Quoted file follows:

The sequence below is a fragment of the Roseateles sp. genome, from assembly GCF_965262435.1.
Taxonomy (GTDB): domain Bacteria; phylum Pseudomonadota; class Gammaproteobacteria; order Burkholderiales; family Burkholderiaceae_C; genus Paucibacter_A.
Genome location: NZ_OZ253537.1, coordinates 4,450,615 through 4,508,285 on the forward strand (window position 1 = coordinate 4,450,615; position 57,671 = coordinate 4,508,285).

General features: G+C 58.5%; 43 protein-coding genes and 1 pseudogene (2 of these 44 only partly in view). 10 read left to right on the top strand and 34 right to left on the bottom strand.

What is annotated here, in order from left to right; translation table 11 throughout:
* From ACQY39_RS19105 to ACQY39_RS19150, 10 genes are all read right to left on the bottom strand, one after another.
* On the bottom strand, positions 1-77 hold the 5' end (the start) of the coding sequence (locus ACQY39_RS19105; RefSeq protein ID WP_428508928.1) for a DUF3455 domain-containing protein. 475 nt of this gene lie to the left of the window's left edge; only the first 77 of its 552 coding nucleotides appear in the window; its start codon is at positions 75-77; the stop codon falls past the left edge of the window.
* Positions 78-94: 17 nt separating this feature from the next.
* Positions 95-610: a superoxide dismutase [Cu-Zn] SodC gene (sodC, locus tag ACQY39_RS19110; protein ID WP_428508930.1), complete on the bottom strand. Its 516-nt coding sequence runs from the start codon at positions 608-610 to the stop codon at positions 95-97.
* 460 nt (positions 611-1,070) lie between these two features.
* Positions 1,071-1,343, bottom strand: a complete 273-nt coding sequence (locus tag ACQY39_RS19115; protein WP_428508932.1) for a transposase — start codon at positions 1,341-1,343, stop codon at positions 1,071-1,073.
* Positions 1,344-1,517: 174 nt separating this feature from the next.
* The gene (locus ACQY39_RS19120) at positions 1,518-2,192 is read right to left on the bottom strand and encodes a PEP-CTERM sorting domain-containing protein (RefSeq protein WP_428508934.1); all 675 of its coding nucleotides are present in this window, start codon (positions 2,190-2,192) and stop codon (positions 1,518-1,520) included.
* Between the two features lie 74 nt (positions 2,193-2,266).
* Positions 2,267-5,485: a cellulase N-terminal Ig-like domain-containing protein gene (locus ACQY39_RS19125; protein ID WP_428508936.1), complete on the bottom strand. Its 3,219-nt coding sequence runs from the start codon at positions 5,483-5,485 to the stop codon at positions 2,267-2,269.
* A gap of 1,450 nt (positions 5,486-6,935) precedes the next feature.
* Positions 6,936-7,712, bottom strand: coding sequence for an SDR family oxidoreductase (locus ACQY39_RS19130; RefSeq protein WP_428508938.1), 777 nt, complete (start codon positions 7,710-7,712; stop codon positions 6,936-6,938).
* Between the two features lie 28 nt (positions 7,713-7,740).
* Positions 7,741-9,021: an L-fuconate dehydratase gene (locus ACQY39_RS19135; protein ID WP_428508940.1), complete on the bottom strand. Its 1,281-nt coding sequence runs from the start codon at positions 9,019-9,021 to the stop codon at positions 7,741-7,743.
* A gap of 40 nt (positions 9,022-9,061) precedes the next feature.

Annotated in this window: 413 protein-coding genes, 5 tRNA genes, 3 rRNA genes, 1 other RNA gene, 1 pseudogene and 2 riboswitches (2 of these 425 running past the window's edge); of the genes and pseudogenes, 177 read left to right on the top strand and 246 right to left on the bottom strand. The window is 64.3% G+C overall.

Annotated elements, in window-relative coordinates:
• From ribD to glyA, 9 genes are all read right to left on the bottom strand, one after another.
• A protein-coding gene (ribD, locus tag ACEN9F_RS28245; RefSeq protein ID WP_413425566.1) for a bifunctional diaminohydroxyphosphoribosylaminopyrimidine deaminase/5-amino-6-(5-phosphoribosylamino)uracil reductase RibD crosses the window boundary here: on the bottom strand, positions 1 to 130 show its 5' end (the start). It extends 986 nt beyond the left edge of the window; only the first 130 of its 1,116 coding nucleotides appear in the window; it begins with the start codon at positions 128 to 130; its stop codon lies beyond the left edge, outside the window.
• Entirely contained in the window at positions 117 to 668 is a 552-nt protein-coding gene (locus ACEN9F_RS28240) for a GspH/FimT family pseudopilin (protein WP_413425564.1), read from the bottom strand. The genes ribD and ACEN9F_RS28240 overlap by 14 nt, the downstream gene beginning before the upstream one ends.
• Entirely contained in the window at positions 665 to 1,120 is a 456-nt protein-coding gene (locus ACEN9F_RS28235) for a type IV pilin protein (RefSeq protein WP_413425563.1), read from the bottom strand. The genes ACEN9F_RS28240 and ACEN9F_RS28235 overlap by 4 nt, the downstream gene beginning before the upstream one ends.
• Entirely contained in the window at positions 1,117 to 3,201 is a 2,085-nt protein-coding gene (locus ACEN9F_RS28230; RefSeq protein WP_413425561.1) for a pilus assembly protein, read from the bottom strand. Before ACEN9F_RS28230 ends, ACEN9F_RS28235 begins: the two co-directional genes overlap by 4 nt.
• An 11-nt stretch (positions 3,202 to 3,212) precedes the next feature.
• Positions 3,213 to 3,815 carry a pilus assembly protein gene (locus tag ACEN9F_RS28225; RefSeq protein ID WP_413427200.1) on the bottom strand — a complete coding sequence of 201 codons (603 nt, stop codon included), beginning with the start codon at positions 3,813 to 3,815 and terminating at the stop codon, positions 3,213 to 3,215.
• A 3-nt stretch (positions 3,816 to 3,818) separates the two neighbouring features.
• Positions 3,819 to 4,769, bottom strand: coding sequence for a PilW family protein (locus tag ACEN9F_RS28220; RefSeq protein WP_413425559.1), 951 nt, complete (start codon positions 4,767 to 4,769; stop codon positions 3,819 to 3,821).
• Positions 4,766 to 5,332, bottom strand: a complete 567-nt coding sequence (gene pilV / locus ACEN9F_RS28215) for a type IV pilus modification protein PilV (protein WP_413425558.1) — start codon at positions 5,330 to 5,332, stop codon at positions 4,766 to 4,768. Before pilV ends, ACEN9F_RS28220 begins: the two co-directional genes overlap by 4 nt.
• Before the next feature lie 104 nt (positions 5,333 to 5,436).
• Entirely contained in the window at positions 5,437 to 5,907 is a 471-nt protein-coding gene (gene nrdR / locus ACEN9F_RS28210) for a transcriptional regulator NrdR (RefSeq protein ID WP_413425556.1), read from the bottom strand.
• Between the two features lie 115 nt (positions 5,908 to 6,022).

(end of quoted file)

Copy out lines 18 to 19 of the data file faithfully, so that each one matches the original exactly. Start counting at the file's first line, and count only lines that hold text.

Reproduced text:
* Between the two features lie 28 nt (positions 7,713-7,740).
* Positions 7,741-9,021: an L-fuconate dehydratase gene (locus ACQY39_RS19135; protein ID WP_428508940.1), complete on the bottom strand. Its 1,281-nt coding sequence runs from the start codon at positions 9,019-9,021 to the stop codon at positions 7,741-7,743.